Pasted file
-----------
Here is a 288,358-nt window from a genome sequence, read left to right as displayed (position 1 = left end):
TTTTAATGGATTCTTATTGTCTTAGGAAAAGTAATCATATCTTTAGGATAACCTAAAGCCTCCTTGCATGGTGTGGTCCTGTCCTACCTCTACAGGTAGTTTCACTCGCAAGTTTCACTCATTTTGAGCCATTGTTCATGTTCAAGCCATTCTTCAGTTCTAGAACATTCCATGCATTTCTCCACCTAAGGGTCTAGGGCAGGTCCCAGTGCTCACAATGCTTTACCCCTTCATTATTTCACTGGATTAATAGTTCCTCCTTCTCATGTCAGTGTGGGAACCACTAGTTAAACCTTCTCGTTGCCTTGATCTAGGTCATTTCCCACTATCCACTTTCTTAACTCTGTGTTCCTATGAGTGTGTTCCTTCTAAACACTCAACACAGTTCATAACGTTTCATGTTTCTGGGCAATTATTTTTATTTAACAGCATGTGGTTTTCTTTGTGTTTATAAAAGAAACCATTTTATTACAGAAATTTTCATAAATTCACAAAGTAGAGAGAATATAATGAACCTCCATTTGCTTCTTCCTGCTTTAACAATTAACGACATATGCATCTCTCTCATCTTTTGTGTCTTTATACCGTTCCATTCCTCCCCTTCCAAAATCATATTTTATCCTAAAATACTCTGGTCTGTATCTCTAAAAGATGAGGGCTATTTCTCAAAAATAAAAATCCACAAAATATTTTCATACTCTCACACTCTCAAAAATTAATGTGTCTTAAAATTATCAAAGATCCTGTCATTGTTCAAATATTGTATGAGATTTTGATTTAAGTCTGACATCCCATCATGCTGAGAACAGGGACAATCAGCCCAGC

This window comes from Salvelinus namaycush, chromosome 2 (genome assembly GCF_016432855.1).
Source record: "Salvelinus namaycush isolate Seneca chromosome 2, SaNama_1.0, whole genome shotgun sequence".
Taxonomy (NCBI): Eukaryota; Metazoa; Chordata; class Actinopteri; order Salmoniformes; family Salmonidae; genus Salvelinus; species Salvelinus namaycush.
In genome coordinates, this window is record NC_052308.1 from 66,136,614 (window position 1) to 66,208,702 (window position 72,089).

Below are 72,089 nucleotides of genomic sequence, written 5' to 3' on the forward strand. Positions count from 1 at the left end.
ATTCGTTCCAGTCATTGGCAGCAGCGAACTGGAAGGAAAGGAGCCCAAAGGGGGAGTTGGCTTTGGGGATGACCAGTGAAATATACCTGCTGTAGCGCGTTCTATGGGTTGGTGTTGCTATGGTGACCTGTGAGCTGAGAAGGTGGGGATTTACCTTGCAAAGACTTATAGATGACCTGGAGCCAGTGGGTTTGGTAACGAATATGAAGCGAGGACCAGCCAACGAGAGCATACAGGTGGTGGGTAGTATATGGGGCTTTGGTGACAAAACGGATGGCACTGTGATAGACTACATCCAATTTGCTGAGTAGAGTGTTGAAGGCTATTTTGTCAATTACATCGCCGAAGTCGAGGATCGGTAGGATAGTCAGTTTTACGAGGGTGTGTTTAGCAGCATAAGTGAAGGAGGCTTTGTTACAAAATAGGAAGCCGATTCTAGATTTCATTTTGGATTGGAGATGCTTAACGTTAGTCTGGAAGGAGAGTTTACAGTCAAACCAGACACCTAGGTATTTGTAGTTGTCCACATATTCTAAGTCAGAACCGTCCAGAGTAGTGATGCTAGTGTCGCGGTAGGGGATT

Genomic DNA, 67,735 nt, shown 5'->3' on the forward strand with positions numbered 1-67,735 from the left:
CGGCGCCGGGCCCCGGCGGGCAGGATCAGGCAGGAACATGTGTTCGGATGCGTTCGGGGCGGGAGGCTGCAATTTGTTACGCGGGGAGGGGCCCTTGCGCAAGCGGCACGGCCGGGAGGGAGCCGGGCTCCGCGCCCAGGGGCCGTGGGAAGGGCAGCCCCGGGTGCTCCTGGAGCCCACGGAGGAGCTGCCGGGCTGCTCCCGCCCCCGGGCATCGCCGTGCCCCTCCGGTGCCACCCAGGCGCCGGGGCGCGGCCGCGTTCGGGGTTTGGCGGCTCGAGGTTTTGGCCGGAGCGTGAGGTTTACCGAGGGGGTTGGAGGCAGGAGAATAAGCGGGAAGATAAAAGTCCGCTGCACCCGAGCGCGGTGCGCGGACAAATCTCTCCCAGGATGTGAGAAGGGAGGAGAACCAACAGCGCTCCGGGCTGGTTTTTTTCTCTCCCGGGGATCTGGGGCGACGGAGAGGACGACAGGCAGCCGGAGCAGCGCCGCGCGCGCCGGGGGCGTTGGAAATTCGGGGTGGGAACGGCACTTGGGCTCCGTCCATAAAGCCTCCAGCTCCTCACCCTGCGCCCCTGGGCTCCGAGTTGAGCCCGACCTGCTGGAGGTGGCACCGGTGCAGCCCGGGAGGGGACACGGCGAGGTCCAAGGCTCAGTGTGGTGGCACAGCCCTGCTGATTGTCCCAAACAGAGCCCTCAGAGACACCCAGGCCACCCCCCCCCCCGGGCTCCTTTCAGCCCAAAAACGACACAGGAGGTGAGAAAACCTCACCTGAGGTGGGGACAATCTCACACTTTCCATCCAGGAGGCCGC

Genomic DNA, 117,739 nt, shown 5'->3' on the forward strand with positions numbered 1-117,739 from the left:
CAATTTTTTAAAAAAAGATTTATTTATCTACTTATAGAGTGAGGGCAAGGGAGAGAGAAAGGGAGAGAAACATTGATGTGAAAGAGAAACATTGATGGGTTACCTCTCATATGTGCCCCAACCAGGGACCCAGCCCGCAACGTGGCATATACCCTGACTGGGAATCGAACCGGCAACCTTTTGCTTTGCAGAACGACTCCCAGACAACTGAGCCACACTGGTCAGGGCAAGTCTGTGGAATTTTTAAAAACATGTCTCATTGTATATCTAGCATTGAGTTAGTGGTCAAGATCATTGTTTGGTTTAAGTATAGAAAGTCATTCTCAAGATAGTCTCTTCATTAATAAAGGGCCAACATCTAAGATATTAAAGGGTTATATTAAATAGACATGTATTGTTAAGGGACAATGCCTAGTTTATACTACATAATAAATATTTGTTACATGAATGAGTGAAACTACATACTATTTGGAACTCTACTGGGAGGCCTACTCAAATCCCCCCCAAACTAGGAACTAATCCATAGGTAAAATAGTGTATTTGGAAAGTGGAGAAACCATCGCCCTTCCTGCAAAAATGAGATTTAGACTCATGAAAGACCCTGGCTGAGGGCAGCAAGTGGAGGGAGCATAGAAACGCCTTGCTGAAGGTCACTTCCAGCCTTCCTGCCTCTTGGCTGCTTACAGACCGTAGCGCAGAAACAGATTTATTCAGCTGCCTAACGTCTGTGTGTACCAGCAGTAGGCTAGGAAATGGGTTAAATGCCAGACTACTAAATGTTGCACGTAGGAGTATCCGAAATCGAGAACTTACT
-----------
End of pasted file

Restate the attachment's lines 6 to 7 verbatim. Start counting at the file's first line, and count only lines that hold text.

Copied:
In genome coordinates, this window is record NC_052308.1 from 66,136,614 (window position 1) to 66,208,702 (window position 72,089).

Below are 72,089 nucleotides of genomic sequence, written 5' to 3' on the forward strand. Positions count from 1 at the left end.